Barbarism taken to art


Eugène_Delacroix_-_La_liberté_guidant_le_peupleOf all Latin proverbs, the relativist adage De gustibus non disputandum est just may be the most subversive. The implication is that taste is wholly subjective, with no right or wrong anywhere in sight.

You like Bach, he likes Amy Winehouse, they like Eminem – who’s to say that one taste is better than another? Yet the very fact that this question can be posed throws the cultural door wide open to barbarism. And the now universal reply (‘Nobody’) welcomes barbarism with effusive cordiality.

So fine, there can be no arguments about taste. But there should be a strong argument about keeping tasteless barbarians away from the arts sections of our formerly respectable newspapers.

Do you remember the blessed times when we still had real art critics, men of discernment, aesthetic sense and erudition? Such men could elucidate the fine points of art, making them more readily accessible to those whose own aesthetic sense could use help, which is to say the majority.

Today’s lot do nothing of the sort. That they themselves understand nothing about art and have no taste for anything other than the most faddish of fads is obvious. But equally evident is their crusading spirit, the ideological commitment to proselytise barbarism among the masses, already primed by the oxymoron of ‘comprehensive education’.

Witness Waldemar Januszczak and the rest of the ‘Culture’ team at The Sunday Times. Today this lot have regaled us with a list of 100 works of art they cherish, those we are contextually expected to cherish as well.

The list precedes Mr Januszczak’s fawning article about Delacroix, who supposedly “put in the groundwork” of modern art. You have to understand that Mr Januszczak sees the history of art (and probably of everything else) in terms of unwavering progress, reaching its climax in modernity.

Hence precursors of modernity, such as supposedly Delacroix, enter the rarefied stratosphere of Parnassus, way out of reach for any critical judgement. However, those who possess such judgement will know that Delacroix was strictly a second-rate painter, better at talking about art than producing it.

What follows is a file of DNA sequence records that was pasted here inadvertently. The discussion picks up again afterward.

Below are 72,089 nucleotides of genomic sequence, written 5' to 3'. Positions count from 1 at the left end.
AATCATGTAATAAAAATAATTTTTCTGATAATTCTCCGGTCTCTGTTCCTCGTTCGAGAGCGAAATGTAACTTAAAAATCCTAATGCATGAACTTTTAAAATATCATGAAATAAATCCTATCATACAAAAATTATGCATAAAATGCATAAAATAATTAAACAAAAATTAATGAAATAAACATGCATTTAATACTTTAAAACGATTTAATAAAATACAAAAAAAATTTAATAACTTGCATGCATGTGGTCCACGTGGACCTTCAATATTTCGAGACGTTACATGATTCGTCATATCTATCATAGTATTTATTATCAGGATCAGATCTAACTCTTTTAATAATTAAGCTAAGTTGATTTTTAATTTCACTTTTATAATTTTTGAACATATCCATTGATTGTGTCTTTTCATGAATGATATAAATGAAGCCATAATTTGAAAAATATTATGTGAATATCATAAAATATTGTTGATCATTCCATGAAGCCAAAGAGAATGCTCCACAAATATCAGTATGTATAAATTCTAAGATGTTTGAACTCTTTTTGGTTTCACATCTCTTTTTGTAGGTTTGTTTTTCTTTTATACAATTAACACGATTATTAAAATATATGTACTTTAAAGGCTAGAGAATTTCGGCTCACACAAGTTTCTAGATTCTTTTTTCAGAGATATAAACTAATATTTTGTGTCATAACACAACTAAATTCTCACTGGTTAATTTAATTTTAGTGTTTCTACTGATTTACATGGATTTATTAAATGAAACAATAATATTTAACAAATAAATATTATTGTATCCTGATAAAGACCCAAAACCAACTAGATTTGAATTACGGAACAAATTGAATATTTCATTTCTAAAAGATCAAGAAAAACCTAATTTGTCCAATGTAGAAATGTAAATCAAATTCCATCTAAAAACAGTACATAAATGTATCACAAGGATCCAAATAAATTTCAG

This view was shared by, among others, Chopin, a man whose subtle aesthetic taste has been equalled by few and bettered by none. Even though Delacroix was Chopin’s close friend, the composer was rather dismissive of his paintings, including the famous portrait Delacroix painted of Chopin himself.

But what drove my systolic blood pressure up 20 points wasn’t so much the article, which is nothing but a plug for the on-going exhibition Delacroix and the Rise of Modern Art. It was the preceding list.

Among the 100 paintings ‘cherished’ by these art cretins, sorry, I meant critics, one won’t find a single work by, off the top, Giotto, Uccello, Lippi, Botticelli, Van Eyck, Memling, Bellini, Cranach, de Hooch, Zurbarán – and countless others that evidently don’t merit cherishing.

Those that do, on the other hand, include masterpieces by Tracey Emin, Jackson Pollock, Yoko Ono, Riplotti Rist (video art), Louise Bourgeois, Diego Rivera and a full brigade of impressionists, who were good enough artists but not fit even to mix paints for the giants left out.

As a sop to attendees of art appreciation courses, the list also includes works by quite a few real artists, headed – as is these days inevitable – by Caravaggio, that most soulless famous painter who appeals to modern sensibilities culminating in Tracey Emin.

His very soullessness and perverse psyche are irresistible, to say nothing of his obsessive use of chiaroscuro, which at the time was regarded as a formal innovation – another sine qua non of modern tastes. Caravaggio’s unorthodox lifestyle, including the odd bit of murder, also attracts, doubtless reminding people of today’s pop stars.

Also mentioned are works by Titian, Michelangelo, Watteau, Chardin, Rembrandt, Vermeer and some other fine artists, no doubt included for the sake of diversity and open-mindedness. I’m sure those gentlemen would be ecstatic if they came back to life and found themselves rubbing shoulders on the same list with the likes of Emin and Ono.

This commitment to a hodgepodge of indiscriminate diversity betokens a complete absence of understanding tinged with an ideological animus – I maintain that no one capable of lumping Rothko together with Duccio neither appreciates the latter nor is aware of the artistic chasm separating the two.

Such are today’s arbiters, indeed formers, of taste, or rather lack thereof. If you want to weep at the thought of how people used to write about art, I suggest you read Giorgio Vasari’s book Lives of the Most Excellent Painters, Sculptors and Architects.

And after you’ve wiped your tears, ponder the fact that barbarians are no longer at the door. They are inside the house – and they own the freehold.

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